Most of the time, you will be getting your kernels from http://www.kernel.org/. Additionally, you may find patches you wish to include in your kernels from around the web. For today, however, I have made it easy for you.
I have a custom kernel which you can obtain from this link:
Download this kernel, and unarchive it into a subdirectory of /root. cd into that subdirectory and issue:
# make clean; make mrproper
Once that has done, go ahead and issue
# make xconfig
We will be using the X-interface configuration system because it can be easier to navigate. Once you have the Xconfig screen, you could proceed to sequentially move through these menus and select the features you want. As I have mentionned before, this is a difficult process, and it is recommended you start with a pre-existing configuration and work from there.
You must enable software RAID as a part of the kernel (not as a module) in order for your RAID devices to be recognized at boot.
You must have SMP enabled in order to use the preemptable kernel patch.
When you have finished configuration, issue
# make dep
# make bzImage
make bzImage will create your kernel image. You could issue a make install here that may or may not install your kernel correctly. Instead, we will install the kernel image by hand later on. Finally, issue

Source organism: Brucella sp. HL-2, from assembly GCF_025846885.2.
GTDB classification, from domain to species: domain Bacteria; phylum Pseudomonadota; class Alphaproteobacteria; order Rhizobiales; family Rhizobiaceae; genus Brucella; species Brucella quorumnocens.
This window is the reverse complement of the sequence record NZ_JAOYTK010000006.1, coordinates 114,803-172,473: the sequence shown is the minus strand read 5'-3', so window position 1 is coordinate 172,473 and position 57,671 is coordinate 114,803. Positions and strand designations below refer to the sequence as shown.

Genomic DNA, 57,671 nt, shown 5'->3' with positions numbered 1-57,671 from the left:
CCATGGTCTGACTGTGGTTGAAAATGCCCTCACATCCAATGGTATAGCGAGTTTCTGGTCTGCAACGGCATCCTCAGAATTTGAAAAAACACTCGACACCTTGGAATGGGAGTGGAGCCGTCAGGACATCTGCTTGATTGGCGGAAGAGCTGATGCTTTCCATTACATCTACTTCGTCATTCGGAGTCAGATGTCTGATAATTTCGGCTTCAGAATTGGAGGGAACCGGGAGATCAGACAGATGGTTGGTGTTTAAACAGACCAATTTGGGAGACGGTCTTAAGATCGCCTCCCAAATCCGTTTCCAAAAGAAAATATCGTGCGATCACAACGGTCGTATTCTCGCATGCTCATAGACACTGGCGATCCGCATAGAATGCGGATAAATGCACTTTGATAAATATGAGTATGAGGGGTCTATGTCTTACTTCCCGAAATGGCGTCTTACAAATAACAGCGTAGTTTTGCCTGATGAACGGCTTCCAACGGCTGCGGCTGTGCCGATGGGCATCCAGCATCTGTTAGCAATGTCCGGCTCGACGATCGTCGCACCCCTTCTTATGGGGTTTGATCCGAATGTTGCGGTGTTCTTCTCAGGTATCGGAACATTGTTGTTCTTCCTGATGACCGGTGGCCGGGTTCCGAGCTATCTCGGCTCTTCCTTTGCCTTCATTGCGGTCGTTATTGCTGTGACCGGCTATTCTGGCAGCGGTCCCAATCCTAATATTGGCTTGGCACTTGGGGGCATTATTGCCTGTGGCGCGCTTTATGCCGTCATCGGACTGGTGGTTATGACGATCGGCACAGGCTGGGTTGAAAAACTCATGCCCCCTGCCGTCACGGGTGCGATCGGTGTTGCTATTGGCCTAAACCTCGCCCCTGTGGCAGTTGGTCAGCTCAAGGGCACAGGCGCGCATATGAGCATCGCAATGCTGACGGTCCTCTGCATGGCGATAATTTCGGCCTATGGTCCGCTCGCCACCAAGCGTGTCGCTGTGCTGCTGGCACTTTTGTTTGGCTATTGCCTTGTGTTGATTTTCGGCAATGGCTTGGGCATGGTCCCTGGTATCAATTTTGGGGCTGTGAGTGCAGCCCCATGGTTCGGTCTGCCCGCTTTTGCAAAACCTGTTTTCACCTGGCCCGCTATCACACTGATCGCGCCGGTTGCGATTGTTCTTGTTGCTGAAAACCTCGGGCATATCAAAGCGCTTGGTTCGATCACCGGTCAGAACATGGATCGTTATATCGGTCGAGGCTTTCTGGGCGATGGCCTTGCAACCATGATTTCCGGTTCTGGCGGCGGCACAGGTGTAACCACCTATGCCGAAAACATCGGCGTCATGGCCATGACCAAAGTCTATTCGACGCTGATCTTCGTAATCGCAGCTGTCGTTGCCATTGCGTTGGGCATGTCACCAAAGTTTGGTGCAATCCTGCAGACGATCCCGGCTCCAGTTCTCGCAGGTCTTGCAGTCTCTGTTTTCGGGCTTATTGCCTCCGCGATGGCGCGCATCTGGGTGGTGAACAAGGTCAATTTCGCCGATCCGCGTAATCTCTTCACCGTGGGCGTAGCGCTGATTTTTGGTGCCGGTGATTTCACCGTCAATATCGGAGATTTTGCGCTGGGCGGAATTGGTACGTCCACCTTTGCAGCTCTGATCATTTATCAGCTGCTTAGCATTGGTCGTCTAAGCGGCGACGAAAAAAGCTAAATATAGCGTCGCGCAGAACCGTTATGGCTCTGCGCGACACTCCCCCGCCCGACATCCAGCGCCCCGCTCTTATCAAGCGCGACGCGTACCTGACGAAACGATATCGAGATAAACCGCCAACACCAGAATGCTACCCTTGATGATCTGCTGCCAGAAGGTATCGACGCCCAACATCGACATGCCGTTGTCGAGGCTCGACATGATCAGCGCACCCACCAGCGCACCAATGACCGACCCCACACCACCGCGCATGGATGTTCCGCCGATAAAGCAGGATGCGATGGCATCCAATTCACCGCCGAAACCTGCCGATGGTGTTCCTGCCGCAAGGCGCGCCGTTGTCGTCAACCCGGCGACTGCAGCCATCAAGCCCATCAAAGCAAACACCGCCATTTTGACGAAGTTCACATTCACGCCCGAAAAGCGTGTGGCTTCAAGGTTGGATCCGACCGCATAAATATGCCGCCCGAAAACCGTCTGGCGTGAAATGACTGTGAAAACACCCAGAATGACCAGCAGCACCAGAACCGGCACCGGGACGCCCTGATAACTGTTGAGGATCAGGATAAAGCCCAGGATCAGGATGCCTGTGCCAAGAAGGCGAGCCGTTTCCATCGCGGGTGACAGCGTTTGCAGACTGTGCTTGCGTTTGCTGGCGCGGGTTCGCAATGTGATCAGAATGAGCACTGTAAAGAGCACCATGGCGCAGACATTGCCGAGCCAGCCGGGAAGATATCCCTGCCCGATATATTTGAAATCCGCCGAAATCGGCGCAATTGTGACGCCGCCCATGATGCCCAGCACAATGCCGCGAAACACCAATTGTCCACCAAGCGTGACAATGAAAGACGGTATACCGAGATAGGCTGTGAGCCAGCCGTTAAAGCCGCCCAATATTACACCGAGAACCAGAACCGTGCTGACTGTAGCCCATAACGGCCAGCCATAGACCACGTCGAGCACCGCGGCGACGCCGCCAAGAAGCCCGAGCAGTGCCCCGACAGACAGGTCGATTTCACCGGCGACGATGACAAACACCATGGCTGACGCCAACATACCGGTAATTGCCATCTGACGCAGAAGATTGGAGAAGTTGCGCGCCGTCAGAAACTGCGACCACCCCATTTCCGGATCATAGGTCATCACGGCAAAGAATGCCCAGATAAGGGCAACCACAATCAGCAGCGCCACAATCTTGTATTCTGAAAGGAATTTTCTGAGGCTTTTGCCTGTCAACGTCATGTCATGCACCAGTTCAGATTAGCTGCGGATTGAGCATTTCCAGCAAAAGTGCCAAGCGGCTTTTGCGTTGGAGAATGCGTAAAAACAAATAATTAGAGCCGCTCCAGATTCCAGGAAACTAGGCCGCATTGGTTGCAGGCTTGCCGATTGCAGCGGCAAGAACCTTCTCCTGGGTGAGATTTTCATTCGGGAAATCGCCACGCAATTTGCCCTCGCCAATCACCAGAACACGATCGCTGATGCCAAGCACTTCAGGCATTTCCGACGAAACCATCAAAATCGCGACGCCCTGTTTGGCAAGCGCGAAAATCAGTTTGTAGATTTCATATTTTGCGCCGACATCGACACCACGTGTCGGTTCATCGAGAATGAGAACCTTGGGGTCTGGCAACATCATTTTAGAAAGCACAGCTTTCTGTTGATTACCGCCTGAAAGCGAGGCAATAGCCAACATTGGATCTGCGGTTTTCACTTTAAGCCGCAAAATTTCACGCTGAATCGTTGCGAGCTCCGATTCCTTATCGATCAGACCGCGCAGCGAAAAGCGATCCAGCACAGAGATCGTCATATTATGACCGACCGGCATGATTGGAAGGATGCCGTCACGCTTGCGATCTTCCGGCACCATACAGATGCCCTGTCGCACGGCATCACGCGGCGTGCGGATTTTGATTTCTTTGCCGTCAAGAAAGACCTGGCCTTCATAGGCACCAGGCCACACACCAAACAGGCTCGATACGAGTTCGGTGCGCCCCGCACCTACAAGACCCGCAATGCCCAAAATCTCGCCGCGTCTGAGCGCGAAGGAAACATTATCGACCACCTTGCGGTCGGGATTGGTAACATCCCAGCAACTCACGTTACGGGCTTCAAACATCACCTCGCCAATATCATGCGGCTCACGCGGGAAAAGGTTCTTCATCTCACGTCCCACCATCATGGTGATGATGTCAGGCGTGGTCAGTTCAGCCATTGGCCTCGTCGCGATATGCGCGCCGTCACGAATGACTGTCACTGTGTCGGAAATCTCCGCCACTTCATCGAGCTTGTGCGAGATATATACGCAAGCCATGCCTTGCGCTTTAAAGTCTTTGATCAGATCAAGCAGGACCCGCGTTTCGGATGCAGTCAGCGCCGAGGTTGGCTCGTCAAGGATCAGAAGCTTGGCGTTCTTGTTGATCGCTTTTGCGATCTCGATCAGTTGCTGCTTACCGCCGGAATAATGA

# make modules
and take a break while all your modules compile. When they are done (provided you have had no errors) issue
# make modules_install
This will install the modules. Next, we must move our kernel into /boot and reconfigure our bootloader. Because LILO works better with RAID systems, we will configure LILO. However, we have only breifly mentionned LILO in the past. If we have time today, we will go through it more in depth, but if not, take a look at this lilo.conf
Once you have lilo configured, issue lilo and verify there are no errors.
Finally, you need to issue rdev on the newly created Linux kernel so that it knows where the root filesystem will be when it starts booting (this is not always necessary, however for our RAID system to be the default boot device it is required. See the man page for rdev for more information).
# rdev kernelimage /dev/md0
Now exit chroot and reboot your machine. If your machine does not reboot into your new Debian system, you will have to reboot into Knoppix to figure out what went wrong.